FBS Member Achievements for 2023

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Other Achievements and Honours
Gillian Asquith

Gillian Asquith was awarded Doctor of Philosophy Summa Cum Laude for her thesis entitled “Paul’s Unexpected Words: A Register and Semantic Study of Selected Epistolary Formulae in Paul’s Letter Openings in light of Documentary Papyri.” Her doctoral studies were undertaken at Australian Catholic University under the supervision of Michael P. Theophilos and Stephen C. Carlson.

Natalie Mylonas

Natalie Mylonas received the Early Career Researcher Award from the Australasian Society for Classical Studies for her project “Emotions of exile: The role of place attachment in ancient Israelite spatial ideologies and identity formation.”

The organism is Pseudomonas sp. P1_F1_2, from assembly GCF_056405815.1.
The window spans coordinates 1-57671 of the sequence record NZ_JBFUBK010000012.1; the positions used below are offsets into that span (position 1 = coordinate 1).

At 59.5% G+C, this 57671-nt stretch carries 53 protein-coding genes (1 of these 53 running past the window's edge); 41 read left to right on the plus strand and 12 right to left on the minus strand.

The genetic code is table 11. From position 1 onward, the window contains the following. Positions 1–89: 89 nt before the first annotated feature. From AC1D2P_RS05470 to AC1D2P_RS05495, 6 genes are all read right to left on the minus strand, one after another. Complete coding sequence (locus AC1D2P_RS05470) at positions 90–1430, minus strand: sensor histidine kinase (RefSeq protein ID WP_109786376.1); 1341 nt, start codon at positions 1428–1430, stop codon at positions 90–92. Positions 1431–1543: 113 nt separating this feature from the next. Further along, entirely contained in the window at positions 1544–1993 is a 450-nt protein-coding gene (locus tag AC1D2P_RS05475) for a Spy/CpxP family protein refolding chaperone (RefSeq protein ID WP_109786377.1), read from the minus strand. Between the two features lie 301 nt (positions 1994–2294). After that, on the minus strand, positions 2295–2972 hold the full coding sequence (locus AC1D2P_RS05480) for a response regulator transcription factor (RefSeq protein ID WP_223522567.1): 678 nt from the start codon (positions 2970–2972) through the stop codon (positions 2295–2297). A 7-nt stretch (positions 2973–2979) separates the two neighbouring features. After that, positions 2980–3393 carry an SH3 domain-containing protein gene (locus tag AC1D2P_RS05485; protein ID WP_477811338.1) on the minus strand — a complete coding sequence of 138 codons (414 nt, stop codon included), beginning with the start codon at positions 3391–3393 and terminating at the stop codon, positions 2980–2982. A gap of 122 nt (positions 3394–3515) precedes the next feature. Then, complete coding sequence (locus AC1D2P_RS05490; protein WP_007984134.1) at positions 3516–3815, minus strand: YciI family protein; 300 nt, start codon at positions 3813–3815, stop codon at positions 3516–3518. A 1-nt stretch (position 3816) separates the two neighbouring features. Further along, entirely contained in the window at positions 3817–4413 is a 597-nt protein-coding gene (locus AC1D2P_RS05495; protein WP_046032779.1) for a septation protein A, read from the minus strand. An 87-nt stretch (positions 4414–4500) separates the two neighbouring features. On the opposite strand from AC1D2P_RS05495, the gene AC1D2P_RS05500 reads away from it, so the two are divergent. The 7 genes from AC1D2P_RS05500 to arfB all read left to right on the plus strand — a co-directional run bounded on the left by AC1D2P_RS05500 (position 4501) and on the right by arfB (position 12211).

Carolyn Alsen

“Seeing the Biblical World of Sodom-Mamre Through Surveillance.” Biblical Interpretation Online, August 09 (2023): 1–25. Open access link here.

Alan Cadwallader

“Methodological Issues in the Study of Ancient Villages.” Pages 27–72 in Cadwallader, et al (eds) The Village in Antiquity and the Rise of Early Christianity. London: T & T Clark, 2023.


“Village Life in the Lycus Valley.” Pages 240–71 in Cadwallader et al, The Village in Antiquity and the Rise of Early Christianity. London: T & T Clark, 2023.


“Moneyed Women in Phrygia.” Numismatic Chronicle 183 (2023): 1–36 plus plates.

_________Colossae, Colossians, Philemon: The Interface. (Göttingen: Vandenhoeck & Ruprecht, 2023).
Mary L. Coloe

“Nicodemus—A Rabbi Seeking Wisdom.” Interpretation: A Journal of Bible and Theology 77, no. 4 (2023): 316–24.